Shaped by cartoons and museum dioramas, our vision of Paleolithic times tends to feature fur-clad male hunters fearlessly attacking mammoths while timid women hover fearfully behind a boulder. In fact, recent research has shown that this vision bears little relation to reality.
The field of archaeology has changed dramatically in the past two decades, as women have challenged their male colleagues' exclusive focus on hard artifacts such as spear points rather than tougher to find evidence of women's work. J. M. Adovasio and Olga Soffer are two of the world's leading experts on perishable artifacts such as basketry, cordage, and weaving. In The Invisible Sex, the authors present an exciting new look at prehistory, arguing that women invented all kinds of critical materials, including the clothing necessary for life in colder climates, the ropes used to make rafts that enabled long-distance travel by water, and nets used for communal hunting. Even more important, women played a central role in the development of language and social life--in short, in our becoming human. In this eye-opening book, a new story about women in prehistory emerges with provocative implications for our assumptions about gender today.
This jauntily written, highly convincing analysis by influential anthropologists Adovasio and Soffer and former editor of Natural History and Smithsonian Page argues that women of prehistory were pivotal in a wide range of culture-building endeavors, including the invention of language, the origins of agriculture and the conceptualization of boat building. Although based on the most current scientific evidence, these theories are presented as accessibly as possible, with frequent humorous asides and a wide range of popular cultural touchstones, from Charles Darwin to The Clan of the Cave Bear. The authors offer concepts that radically challenge our preconceptions of human behavior and history. They argue, for instance, that brain development and an increase in longevity that produced extended families, especially grandmothers, brought about a "creative revolution" in the Late Paleolithic period (about 30,000 years ago). The authors also include a fascinating discussion of the possible role of goddess worship in prehistoric society and its relationship to contemporary New Age feminism. Highly readable, well argued, and always fascinating, this critique of traditional anthropology is an important addition to both scientific and feminist literature. (Feb.) Copyright 2006 Reed Business Information. -- PUBLISHERS WEEKLY.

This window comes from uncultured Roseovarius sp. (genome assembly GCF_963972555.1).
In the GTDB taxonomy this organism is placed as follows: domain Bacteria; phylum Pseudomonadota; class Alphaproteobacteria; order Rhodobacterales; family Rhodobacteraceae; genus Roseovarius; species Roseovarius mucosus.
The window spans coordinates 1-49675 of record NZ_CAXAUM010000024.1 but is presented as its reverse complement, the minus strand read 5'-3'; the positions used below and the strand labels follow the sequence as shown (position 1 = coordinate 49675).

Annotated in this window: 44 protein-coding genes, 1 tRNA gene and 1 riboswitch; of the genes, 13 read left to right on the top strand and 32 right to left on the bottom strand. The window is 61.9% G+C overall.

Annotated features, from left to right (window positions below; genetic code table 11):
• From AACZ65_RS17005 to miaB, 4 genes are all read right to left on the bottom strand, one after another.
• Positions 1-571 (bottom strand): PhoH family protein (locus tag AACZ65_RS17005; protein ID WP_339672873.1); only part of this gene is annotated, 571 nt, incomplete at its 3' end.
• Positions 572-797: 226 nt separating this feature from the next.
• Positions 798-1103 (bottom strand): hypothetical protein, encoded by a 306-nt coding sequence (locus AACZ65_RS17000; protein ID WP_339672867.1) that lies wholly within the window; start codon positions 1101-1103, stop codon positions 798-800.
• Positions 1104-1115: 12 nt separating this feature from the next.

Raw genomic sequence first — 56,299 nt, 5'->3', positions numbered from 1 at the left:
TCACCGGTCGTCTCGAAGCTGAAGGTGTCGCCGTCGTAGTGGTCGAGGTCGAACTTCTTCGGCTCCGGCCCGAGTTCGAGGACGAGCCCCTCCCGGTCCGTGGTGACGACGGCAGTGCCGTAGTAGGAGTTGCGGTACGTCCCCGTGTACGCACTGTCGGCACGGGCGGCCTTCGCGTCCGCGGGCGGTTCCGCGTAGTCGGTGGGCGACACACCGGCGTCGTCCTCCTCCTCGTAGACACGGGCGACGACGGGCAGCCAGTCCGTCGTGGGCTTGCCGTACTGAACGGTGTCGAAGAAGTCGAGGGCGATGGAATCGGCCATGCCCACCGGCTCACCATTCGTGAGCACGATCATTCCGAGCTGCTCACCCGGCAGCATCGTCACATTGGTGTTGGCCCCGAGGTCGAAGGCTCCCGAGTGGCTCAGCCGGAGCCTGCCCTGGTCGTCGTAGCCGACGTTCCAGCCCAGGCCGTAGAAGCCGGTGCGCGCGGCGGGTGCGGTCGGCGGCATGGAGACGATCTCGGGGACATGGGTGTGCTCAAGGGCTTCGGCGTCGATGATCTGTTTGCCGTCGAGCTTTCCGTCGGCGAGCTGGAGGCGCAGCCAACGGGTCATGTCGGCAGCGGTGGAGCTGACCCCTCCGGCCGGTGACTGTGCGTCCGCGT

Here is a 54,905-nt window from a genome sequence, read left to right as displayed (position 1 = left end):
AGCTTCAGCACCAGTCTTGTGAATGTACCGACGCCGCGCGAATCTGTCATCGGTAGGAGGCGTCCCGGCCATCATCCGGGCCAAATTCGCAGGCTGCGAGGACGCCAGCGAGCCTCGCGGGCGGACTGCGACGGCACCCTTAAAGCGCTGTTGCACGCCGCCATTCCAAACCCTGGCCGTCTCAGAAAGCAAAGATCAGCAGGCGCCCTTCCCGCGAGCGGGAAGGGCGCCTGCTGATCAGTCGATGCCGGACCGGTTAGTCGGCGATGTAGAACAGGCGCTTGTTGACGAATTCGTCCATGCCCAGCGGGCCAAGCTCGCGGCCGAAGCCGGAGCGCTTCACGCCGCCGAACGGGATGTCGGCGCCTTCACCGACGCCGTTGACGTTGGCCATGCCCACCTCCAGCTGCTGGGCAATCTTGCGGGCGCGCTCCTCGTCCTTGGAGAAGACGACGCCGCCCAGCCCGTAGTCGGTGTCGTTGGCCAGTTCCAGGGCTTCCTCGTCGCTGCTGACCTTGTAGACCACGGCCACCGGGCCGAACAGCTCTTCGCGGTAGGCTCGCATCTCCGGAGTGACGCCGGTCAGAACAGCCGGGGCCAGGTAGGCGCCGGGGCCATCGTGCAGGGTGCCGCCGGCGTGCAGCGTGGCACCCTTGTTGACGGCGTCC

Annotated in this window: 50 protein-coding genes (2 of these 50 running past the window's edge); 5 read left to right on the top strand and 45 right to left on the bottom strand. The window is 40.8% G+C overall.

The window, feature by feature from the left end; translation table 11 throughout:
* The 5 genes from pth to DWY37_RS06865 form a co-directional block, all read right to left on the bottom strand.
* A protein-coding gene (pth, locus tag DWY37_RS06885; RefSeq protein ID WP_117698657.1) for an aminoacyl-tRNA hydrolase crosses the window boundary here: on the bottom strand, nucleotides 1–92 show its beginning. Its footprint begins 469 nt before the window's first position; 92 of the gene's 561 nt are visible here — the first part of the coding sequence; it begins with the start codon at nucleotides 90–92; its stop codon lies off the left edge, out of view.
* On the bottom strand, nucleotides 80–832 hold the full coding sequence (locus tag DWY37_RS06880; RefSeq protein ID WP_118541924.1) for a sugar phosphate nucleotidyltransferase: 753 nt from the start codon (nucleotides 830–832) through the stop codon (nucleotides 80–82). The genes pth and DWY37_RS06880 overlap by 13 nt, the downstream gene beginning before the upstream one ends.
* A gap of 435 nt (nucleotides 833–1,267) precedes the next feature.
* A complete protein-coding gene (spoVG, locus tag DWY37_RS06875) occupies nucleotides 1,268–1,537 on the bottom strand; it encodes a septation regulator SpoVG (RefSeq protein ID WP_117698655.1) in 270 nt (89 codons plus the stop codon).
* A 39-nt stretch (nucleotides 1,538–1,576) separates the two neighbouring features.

Showing 1-1 of the 1 most recent reviews
1 . Decent Book
Posted March 15, 2008 by chance.williams77 , MDThis was a decent book, fairly interesting, and it brought up some points I had never really given any thought before. On that level, I think it really suceeds at its goal. I think it has a weakness in that it seems almost as obsessed with men as it claims most scientists in the field are. Minus one point. I also would have liked to see more detailed information on male-female dynamics and relations. If such info doesn't exist yet, which I believe they said, fine. At least make your speculation a little more detailed and give it context by comparing it to our current western culture. Minus another half point for 3.5 point total.
January 21, 2008
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